Versace sues Fashion Nova for copying her iconic jungle dress

We all know the dress in question: the iconic jungle-green print dress that Jennifer Lopez wore to the 2000 Grammy Awards. It caught the eye, then started a Google search and made history again when Versace showed it nearly twenty years later for the SS20 Special Its almost ‘breaking’ Instagram.

The iconic apparel inspires imitation, which Versace hopes to sue California-based fast fashion retailer Fashion Nova, which would put an end to the sale of a suspiciously similar dress and other items.

On November 25, Versace sued Fashion Nova for copying and trademark violating her iconic jungle-print dress, as well as her black and gold “Barocco – 57” design and her colorful “Pop Hearts” design.

Versace says the dress, which Jennifer Lopez wore during Milan Fashion Week to the closing Versace Spring-Summer 2020 show, has five similarities to the original—a tropical green leaf and bamboo pattern, a tiered neckline, a high-cut leg opening, and a round brooch. Long, flowing sleeves.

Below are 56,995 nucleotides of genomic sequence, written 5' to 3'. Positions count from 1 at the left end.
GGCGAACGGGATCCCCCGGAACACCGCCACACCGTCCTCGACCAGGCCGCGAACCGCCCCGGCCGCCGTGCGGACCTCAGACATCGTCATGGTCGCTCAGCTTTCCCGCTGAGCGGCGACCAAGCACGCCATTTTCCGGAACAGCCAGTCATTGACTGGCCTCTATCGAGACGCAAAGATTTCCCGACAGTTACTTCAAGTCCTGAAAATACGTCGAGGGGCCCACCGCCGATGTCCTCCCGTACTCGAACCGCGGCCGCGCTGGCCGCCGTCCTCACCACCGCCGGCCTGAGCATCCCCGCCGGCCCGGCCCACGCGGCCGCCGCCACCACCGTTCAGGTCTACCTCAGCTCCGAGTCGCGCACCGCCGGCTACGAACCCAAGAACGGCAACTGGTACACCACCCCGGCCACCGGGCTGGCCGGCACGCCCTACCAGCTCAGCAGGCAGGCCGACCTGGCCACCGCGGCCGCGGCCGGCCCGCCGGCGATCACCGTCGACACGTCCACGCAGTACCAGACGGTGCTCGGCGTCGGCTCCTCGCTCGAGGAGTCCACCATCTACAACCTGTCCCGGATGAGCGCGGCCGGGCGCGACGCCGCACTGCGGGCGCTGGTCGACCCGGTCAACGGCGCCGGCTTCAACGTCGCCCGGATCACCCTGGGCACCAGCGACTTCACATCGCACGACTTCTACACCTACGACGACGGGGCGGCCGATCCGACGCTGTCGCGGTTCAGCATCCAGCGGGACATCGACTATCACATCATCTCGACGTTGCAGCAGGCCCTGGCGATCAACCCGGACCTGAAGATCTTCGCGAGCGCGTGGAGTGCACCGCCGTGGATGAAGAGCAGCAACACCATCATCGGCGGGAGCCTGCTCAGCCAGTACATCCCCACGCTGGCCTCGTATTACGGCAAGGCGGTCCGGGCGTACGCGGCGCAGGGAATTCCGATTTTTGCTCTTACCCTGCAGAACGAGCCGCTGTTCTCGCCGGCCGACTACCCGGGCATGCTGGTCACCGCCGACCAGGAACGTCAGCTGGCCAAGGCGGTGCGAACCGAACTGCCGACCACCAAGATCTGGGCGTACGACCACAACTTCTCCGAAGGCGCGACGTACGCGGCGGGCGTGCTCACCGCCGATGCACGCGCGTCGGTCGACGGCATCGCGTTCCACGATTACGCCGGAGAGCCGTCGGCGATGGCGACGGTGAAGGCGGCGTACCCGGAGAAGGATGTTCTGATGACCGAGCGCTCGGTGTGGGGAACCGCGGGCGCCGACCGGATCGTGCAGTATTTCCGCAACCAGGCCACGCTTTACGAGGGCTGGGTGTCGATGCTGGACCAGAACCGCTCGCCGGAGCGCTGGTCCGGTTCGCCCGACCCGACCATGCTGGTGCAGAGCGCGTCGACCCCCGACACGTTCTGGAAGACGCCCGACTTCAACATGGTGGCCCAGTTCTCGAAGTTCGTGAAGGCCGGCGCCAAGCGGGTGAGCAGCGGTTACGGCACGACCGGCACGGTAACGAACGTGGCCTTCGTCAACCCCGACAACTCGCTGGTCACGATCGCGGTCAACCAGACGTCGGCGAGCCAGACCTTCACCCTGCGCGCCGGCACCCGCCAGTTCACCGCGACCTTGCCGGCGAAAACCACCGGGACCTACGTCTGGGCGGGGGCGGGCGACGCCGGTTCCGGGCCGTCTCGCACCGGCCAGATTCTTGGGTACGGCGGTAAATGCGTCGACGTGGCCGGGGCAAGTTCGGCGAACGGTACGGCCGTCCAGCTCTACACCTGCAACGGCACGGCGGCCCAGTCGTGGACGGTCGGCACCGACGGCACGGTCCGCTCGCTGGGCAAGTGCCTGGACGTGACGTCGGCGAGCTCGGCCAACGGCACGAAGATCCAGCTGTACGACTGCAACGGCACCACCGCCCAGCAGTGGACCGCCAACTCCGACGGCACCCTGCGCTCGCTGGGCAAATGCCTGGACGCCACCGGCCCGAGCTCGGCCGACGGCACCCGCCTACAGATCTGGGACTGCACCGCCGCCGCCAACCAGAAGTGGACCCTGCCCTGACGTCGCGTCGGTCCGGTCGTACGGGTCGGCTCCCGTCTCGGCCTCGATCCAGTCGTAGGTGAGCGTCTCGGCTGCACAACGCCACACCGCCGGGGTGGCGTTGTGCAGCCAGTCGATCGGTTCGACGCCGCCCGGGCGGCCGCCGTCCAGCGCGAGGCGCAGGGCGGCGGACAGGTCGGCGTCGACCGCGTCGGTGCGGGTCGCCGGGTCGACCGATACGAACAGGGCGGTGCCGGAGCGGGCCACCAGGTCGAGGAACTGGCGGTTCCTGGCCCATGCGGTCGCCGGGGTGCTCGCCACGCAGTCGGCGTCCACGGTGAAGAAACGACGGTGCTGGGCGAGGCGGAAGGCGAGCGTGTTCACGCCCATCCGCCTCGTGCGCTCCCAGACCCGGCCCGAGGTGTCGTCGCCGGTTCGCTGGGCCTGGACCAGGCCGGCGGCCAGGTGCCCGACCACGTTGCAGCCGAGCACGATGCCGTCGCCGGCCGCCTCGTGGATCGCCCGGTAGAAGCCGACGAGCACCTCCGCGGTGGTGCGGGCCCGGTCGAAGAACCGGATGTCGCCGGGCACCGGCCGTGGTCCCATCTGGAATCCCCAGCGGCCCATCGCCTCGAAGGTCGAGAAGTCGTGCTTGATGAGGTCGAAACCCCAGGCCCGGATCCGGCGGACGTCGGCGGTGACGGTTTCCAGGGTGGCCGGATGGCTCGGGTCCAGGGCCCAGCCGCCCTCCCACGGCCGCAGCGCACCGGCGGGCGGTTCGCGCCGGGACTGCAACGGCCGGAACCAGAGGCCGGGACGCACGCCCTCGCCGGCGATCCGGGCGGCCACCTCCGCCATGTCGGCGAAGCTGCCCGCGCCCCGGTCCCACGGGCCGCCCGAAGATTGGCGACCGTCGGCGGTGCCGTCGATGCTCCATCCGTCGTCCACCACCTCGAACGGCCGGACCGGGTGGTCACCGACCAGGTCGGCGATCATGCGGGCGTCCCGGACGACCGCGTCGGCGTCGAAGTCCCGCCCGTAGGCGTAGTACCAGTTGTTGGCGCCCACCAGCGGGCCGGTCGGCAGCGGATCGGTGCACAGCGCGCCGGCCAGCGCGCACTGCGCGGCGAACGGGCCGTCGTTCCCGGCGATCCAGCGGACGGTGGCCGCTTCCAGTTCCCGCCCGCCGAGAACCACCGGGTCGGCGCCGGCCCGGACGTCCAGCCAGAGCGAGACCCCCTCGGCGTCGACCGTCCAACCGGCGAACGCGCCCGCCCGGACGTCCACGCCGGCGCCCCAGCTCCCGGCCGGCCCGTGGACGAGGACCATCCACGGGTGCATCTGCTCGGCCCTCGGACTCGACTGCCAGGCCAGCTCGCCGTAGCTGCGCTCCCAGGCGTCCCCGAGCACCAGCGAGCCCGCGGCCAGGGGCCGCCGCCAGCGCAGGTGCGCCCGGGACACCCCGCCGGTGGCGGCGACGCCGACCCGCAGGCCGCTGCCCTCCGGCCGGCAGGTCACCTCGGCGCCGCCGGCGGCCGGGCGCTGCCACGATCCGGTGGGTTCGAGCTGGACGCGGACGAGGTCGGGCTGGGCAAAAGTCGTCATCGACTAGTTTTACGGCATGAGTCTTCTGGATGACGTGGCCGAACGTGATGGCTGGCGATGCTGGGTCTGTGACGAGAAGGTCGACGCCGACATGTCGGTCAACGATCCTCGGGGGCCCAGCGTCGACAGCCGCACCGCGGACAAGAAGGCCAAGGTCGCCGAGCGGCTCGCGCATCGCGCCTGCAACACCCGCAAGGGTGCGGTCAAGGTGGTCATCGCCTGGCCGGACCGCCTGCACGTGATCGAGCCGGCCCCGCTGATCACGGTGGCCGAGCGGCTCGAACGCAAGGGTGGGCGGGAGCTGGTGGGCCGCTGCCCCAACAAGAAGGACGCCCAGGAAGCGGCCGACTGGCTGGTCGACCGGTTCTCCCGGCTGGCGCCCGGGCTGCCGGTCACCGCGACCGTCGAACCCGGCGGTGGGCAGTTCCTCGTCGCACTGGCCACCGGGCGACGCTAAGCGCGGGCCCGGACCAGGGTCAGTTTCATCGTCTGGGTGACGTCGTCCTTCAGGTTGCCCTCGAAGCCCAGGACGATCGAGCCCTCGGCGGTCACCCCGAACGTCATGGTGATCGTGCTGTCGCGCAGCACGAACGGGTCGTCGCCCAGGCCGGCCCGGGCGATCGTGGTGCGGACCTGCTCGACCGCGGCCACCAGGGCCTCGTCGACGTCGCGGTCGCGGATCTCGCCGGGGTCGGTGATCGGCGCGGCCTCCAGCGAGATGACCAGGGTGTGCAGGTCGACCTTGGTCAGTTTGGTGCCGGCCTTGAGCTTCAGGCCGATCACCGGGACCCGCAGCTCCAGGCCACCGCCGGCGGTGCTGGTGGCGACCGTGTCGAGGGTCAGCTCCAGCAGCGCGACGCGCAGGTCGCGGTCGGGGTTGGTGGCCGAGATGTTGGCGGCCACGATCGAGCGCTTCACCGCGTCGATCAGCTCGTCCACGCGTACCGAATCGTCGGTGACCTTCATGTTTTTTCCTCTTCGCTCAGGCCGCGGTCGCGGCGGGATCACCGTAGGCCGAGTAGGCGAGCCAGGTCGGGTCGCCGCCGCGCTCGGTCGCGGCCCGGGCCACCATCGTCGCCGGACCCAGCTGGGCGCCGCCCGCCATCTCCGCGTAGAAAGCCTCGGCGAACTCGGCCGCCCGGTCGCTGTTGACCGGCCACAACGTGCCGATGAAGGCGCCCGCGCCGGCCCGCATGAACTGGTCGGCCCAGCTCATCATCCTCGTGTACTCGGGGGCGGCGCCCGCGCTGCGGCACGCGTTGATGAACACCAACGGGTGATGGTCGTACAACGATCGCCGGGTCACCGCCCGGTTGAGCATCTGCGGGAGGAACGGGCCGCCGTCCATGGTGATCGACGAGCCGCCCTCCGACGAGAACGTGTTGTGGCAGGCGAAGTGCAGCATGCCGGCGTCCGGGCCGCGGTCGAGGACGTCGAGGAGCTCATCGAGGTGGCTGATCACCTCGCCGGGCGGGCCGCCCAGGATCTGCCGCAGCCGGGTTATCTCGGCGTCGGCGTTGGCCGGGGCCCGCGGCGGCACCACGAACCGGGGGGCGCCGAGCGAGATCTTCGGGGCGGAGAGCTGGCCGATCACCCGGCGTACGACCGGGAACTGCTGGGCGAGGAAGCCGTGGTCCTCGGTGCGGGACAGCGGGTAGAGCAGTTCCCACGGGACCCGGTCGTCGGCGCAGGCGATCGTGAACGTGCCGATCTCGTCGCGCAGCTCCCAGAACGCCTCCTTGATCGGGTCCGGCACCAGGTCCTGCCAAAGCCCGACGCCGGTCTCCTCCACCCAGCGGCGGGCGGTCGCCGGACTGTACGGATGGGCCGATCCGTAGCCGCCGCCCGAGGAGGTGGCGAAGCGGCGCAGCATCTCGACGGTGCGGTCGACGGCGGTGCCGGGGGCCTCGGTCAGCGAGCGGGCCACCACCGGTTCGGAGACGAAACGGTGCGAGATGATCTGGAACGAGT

Little attention to designer rights

The lawsuit, filed in federal court in Los Angeles, alleges that Fashion Nova copied the dresses “in willful disregard of Versace’s superior rights.”

“With this suit, Versace seeks to end Fashion Nova’s latest shameless attempt to copy the work of another world-renowned designer,” the lawsuit said.

“Fashion Nova’s ability to produce new clothing so quickly is largely due to its desire to copy the copyrighted designs, trademarks, and commercial clothing items of famous designers like Versace, and trade in their creative efforts to promote Fashion Nova minimalist.”

According to Retail Gazette Versace, it is seeking hundreds of thousands of dollars in punitive damages against the fast-fashion retailer in addition to claiming any profits Fashion Nova made from selling the dresses and $90,000 in legal damages.

“As a result of Fashion Nova’s conduct, Versace has suffered irreparable damage to its Versace Trade dresses, reputation and goodwill, for which there is no adequate compensation in law, unless and until a court orders the smaller company to cease,” the lawsuit alleges.

According to Quarzy, dresses aren’t the only way Fashion Nova is infringed. It claims the company uses meta tags on its website as well as other “search engine optimization and/or social media spam tactics” to get Fashion Nova pages to rank highly in relevant searches and “mislead consumers searching for Versace.” Apparel”.

Photo: Versace SS20, Catwalkpictures.com

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